To help the dye adhere better to your shirts, soak the tied up tees in a mixture of soda ash and water for about 20 minutes before adding colors. Though you should follow the specific instructions on the soda ash, the ratio is usually about ½ cup soda ash to every gallon of water.

While the shirts are soaking, start mixing together the dyes in their separate buckets.

Prepare the dyes according to the directions on each bottle.

Step Five: Start Dying

Now it’s time for the super fun part. Dunk sections of your shirt in the different dyes. Try really hard to avoid mixing dye colors together in the buckets and on the shirt itself. When too many dyes mix, the colors seriously starts to look like poop. Definitely not groovy.

For extra precision, use squirt bottles to apply some of the dyes. Some dye kits come with them already, but if not, grab some on your own. This is a great way add dye more precisely than just dunking.

PROTIP: If you want a shirt with lots of white space, make sure the dye doesn’t drip too far into the crevices made when tying it up. On the flip side, if you want fewer white spaces, get the dye into as many crevices as possible. Do be careful not to oversaturate the shirt or risk losing texture—and creating that dreaded poop color.

Step Six: Let it Be

Once dry, allow any excess dye drip off the fabric. We know you’re beyond tempted to check out your creation—but seriously—DO NOT UNWRAP THAT SHIRT!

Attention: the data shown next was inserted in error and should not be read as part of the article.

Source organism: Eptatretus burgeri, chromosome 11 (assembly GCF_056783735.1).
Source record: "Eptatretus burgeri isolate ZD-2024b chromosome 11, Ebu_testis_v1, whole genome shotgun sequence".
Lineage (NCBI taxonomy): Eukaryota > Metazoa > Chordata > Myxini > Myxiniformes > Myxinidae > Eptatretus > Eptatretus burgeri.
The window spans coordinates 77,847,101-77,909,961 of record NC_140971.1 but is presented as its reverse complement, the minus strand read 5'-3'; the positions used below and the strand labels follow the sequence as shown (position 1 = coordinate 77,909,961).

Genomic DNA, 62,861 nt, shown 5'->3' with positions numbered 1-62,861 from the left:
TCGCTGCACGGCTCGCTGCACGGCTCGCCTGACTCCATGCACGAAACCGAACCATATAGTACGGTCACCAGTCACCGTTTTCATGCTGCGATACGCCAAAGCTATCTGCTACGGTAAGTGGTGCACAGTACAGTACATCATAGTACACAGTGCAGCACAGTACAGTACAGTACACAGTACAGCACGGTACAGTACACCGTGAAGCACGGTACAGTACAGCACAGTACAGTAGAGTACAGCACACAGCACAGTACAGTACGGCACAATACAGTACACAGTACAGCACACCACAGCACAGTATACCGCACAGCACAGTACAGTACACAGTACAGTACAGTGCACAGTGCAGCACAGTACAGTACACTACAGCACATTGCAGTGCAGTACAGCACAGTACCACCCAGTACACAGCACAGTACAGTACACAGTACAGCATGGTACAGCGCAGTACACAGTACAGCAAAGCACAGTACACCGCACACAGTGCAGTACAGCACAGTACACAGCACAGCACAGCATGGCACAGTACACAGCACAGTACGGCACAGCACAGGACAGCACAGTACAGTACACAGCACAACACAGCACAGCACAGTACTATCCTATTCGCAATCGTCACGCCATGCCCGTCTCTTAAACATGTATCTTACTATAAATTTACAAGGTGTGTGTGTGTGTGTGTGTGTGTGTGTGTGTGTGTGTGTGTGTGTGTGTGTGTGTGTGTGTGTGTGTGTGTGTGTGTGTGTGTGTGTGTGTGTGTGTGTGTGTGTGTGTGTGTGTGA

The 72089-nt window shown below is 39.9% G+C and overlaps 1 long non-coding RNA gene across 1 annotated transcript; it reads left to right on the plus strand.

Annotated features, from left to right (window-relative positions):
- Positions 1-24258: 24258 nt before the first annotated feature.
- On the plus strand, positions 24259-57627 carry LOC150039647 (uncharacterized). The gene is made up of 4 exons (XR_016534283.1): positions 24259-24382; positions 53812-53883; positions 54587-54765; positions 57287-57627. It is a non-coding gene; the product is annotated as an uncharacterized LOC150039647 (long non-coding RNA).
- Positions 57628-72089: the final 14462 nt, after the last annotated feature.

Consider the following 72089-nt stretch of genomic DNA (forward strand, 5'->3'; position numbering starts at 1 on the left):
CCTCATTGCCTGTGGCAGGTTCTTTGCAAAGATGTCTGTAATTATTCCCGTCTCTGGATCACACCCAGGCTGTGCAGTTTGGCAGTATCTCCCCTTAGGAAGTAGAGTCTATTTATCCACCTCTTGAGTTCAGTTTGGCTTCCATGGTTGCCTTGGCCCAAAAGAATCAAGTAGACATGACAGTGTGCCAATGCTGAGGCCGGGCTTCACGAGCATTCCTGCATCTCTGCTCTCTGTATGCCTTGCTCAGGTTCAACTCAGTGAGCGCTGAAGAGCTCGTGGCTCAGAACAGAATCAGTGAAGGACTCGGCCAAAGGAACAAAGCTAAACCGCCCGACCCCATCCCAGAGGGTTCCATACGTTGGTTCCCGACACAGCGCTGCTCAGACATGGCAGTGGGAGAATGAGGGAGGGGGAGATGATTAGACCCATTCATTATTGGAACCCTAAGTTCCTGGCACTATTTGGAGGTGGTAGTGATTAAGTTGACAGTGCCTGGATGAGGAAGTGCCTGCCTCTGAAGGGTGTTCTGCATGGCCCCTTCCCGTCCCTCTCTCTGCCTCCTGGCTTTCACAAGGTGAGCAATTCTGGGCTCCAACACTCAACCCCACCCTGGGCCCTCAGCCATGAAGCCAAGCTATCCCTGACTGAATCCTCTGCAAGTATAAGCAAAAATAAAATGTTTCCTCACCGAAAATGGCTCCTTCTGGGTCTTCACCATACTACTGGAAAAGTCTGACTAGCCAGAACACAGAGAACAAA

Instead, exercise some patience, put on Jefferson Airplane’s 1967 classic Surrealistic Pillow, seal up your rolled up shirt into plastic bag, and let it sit for about 8 hours, or overnight. Your work for now is done.

Step Seven: Rinse It Out

Finally! It’s time to see your gorgeous, new creation.

While running the shirt under warm water, fully rinse it while untying. After it’s been completely unfurled, run it under cool water. Once the water runs clear, wring the shirt out and take a good look at what you made. Pretty cool, huh?

Step Eight: Wash It & Let It Dry

You’re almost there. Stick your new tie dye shirt into the washing machine and give it a good wash on hot with a bit of soap and BE SURE TO WASH IT ALONE!

If you wash it with anything else, expect that those other clothes will get dyed. After that first wash though, you should be good to clean it with other colored apparel items.

The last step is to let the shirt completely air dry.

Step Nine: Look Totally AWESOME!

That’s all there is to it. How easy and super fun was that? Now go find some old tees, or even get some custom printed for an event, and start tie dyeing every shirt you can like the expert you are.